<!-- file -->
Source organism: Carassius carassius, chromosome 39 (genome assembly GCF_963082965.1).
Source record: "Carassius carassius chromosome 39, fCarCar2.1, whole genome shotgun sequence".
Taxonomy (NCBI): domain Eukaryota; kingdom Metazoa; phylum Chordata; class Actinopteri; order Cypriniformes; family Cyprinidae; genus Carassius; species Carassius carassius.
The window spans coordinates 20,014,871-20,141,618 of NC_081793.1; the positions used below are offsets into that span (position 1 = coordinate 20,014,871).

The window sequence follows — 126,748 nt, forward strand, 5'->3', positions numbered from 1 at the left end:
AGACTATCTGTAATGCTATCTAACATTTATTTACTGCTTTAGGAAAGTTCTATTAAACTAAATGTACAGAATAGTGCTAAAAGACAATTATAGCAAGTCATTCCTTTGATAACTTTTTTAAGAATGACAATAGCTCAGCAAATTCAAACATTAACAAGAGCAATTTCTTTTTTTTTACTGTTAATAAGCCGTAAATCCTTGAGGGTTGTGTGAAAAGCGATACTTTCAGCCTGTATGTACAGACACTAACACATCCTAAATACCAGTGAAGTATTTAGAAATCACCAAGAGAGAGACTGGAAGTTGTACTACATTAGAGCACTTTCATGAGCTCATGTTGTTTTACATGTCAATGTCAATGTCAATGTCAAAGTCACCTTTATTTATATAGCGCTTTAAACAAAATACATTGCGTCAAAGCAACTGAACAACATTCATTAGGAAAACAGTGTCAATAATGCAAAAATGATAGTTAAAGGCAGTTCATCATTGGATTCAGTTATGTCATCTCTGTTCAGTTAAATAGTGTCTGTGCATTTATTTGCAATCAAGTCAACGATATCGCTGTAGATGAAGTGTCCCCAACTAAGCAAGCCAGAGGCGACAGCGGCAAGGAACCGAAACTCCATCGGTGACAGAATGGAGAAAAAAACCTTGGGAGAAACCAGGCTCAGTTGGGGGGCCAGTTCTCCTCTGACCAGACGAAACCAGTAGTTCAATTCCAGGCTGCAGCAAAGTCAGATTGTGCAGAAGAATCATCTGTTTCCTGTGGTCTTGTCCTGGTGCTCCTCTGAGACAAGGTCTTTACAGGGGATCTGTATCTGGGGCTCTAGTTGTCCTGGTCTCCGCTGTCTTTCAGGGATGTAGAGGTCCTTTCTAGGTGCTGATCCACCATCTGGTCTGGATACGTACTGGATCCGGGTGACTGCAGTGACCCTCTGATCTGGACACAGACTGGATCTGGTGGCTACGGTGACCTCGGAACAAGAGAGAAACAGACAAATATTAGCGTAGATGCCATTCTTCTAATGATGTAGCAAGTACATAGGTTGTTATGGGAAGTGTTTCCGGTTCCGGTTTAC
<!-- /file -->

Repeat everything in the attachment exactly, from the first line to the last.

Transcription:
Source organism: Carassius carassius, chromosome 39 (genome assembly GCF_963082965.1).
Source record: "Carassius carassius chromosome 39, fCarCar2.1, whole genome shotgun sequence".
Taxonomy (NCBI): domain Eukaryota; kingdom Metazoa; phylum Chordata; class Actinopteri; order Cypriniformes; family Cyprinidae; genus Carassius; species Carassius carassius.
The window spans coordinates 20,014,871-20,141,618 of NC_081793.1; the positions used below are offsets into that span (position 1 = coordinate 20,014,871).

The window sequence follows — 126,748 nt, forward strand, 5'->3', positions numbered from 1 at the left end:
AGACTATCTGTAATGCTATCTAACATTTATTTACTGCTTTAGGAAAGTTCTATTAAACTAAATGTACAGAATAGTGCTAAAAGACAATTATAGCAAGTCATTCCTTTGATAACTTTTTTAAGAATGACAATAGCTCAGCAAATTCAAACATTAACAAGAGCAATTTCTTTTTTTTTACTGTTAATAAGCCGTAAATCCTTGAGGGTTGTGTGAAAAGCGATACTTTCAGCCTGTATGTACAGACACTAACACATCCTAAATACCAGTGAAGTATTTAGAAATCACCAAGAGAGAGACTGGAAGTTGTACTACATTAGAGCACTTTCATGAGCTCATGTTGTTTTACATGTCAATGTCAATGTCAATGTCAAAGTCACCTTTATTTATATAGCGCTTTAAACAAAATACATTGCGTCAAAGCAACTGAACAACATTCATTAGGAAAACAGTGTCAATAATGCAAAAATGATAGTTAAAGGCAGTTCATCATTGGATTCAGTTATGTCATCTCTGTTCAGTTAAATAGTGTCTGTGCATTTATTTGCAATCAAGTCAACGATATCGCTGTAGATGAAGTGTCCCCAACTAAGCAAGCCAGAGGCGACAGCGGCAAGGAACCGAAACTCCATCGGTGACAGAATGGAGAAAAAAACCTTGGGAGAAACCAGGCTCAGTTGGGGGGCCAGTTCTCCTCTGACCAGACGAAACCAGTAGTTCAATTCCAGGCTGCAGCAAAGTCAGATTGTGCAGAAGAATCATCTGTTTCCTGTGGTCTTGTCCTGGTGCTCCTCTGAGACAAGGTCTTTACAGGGGATCTGTATCTGGGGCTCTAGTTGTCCTGGTCTCCGCTGTCTTTCAGGGATGTAGAGGTCCTTTCTAGGTGCTGATCCACCATCTGGTCTGGATACGTACTGGATCCGGGTGACTGCAGTGACCCTCTGATCTGGACACAGACTGGATCTGGTGGCTACGGTGACCTCGGAACAAGAGAGAAACAGACAAATATTAGCGTAGATGCCATTCTTCTAATGATGTAGCAAGTACATAGGTTGTTATGGGAAGTGTTTCCGGTTCCGGTTTAC